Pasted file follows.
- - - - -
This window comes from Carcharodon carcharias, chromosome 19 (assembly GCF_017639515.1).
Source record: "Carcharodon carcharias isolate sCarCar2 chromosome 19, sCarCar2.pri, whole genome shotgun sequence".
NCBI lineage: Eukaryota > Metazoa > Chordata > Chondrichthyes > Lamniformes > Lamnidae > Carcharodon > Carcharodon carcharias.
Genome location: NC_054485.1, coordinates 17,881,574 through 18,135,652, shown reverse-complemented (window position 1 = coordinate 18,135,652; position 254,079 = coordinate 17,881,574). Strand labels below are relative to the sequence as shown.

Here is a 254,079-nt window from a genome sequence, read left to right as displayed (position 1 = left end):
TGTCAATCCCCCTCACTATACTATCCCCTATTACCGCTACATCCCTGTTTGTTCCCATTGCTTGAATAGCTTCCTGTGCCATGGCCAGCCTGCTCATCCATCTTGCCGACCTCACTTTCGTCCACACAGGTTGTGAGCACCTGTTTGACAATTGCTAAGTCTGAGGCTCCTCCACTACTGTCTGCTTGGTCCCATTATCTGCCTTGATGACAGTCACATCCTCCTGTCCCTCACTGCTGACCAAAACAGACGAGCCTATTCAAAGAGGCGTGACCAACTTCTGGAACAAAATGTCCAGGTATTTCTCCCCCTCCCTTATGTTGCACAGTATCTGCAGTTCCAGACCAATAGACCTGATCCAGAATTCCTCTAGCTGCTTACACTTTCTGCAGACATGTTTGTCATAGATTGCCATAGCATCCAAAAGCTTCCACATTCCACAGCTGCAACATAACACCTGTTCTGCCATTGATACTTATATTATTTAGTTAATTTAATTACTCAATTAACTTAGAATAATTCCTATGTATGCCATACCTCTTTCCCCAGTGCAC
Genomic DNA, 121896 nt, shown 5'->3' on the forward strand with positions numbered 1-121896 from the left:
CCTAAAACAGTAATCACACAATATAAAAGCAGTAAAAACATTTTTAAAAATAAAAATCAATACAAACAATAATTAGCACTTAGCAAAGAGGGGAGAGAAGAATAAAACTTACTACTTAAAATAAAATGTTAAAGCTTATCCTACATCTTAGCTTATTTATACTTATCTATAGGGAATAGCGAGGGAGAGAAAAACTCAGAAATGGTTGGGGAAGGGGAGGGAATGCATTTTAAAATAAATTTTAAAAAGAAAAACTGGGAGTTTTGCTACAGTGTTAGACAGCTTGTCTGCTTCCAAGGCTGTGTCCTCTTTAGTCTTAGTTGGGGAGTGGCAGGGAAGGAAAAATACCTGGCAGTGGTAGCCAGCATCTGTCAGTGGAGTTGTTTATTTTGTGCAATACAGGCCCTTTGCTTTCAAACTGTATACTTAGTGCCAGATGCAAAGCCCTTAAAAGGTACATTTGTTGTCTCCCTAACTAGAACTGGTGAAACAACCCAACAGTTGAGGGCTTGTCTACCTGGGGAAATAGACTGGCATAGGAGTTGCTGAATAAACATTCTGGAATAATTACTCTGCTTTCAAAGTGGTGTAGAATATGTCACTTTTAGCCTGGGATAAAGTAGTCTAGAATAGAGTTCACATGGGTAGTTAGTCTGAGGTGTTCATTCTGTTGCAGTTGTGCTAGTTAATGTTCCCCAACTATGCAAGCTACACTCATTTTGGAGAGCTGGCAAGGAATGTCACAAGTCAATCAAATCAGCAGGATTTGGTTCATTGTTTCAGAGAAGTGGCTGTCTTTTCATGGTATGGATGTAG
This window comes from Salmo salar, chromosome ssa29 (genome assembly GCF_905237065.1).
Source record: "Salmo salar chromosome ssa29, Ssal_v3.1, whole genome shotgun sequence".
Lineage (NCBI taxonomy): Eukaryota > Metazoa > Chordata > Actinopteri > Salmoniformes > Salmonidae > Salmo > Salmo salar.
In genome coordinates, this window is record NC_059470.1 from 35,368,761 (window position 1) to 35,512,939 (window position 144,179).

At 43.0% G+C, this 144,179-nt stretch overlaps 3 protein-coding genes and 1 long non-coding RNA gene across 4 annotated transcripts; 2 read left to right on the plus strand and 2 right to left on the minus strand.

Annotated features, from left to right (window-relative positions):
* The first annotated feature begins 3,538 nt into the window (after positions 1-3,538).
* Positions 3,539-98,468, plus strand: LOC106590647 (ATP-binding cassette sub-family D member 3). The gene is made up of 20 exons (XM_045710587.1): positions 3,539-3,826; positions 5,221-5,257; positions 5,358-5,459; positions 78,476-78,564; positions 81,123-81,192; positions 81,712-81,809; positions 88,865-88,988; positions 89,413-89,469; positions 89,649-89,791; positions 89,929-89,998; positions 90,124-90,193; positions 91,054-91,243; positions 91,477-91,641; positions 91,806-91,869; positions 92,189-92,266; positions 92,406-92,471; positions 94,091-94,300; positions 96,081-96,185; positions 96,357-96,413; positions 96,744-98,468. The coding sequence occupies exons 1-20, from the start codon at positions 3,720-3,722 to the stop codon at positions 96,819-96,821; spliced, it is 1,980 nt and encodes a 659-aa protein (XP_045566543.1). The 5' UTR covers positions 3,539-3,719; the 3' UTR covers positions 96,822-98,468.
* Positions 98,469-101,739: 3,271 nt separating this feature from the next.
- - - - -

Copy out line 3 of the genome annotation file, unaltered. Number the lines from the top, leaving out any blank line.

NCBI lineage: Eukaryota > Metazoa > Chordata > Chondrichthyes > Lamniformes > Lamnidae > Carcharodon > Carcharodon carcharias.